Swansea Family History
Swansea Family History 

Death Certificates

When I was researching my own family history I was interested to find that my ancestors who died during the 1660s had been buried in woollen shrouds. On further research I found out about the Burial in Woollen Acts 1666 – 80.  This Act required that the dead – except those who died of the plague, to be buried in pure English woollen shrouds. The legislation of this Act was in force until 1814. The Act was repealed in 1863.

Unlike the Birth and Marriage Acts of 1836, it wasn’t until 1857 that the new Burial Act was enforced named the Burial Act, 1857. Its purpose was to officially regulate burial grounds. The Act made it illegal to disturb a grave, other than by exhumation sanctioned by the

Home Office.

Parish Registrars would have the details of burials, and before 1813 the records consisted of name, age and date of burial. From 1813 onwards the burials were recorded in registers, the information given would be name, abode, date of burial, age and who performed the ceremony. 

The only major burial ground in Swansea at this time was at St. Mary’s Church, its grounds being quite modest and bounded by houses. It was during the 1960s that the graveyard was cleared, extended and lawned, creating a more pleasant area with some of the older gravestones being used as paving in a walkway around the church. Unfortunately the inscriptions on the gravestones are now being worn away and lost forever. 

Pictured are two examples of burial registers of St Mary’s Church. The first example dating 1810, we can see that May 29th was a ‘busy’ day with 3 burials.  

The second example dates from 1835. The two burials made on the 31st May stood out from the other burials as the address were more than just Swansea. The first address was the House of Correction. This building opened in 1826 and stood on land located to the south of the main wing of today’s prison. The second address was Swansea Union House. This building was the Bath-ing House, on Swansea Burrows on the Mumbles Road, which was converted for the use as a House of Industry and Infirmary. Today it is the site of the Civic Centre.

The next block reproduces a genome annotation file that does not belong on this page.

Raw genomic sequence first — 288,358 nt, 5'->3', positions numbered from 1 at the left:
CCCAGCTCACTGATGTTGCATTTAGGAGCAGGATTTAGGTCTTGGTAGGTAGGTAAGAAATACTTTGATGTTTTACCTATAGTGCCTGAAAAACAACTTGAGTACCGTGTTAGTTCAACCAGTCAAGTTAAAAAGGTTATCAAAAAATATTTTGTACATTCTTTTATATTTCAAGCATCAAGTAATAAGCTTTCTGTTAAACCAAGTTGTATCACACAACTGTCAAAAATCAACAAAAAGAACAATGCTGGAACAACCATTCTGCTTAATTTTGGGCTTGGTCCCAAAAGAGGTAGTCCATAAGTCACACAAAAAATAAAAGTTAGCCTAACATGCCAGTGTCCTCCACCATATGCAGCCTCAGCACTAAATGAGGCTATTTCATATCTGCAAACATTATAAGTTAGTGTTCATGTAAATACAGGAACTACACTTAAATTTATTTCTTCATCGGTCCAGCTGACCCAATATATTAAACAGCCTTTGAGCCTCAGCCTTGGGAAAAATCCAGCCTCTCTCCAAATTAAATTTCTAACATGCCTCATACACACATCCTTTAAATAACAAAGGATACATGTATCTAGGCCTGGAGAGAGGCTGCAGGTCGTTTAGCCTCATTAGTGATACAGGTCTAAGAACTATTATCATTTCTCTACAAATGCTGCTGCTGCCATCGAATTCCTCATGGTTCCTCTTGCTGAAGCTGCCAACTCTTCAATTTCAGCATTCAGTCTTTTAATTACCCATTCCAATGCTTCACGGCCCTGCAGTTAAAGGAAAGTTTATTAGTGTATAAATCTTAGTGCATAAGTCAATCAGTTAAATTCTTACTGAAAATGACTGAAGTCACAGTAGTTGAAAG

In the previous articles I have used people who have been born and married in Swansea, with this article I looked further afield

EDGAR EVANS

Edgar Evans, was one of the five men to have journeyed to the South Pole with Captain Scott during 1911/1912.  Evans was born 7th March 1876, in Middleton, Rhossili. Their aim to become the first to reach the Pole was unsuc-cessful as Roald Amundsen reached it a month earlier, in December 1911.  Scott’s return journey was fateful, and all the men died. Edgar Evans was the first to succumb during the trek, on 17th February 1912, at Ross Ice Shelf, Antarctica. His body was never found following the search party led by Apsley Cherry-Garrard, eight months later. 

The first memorial dedicated to Petty Officer Edgar Evans was the plaque at St. Mary’s church, Rhossili, which his widow, Lois erected.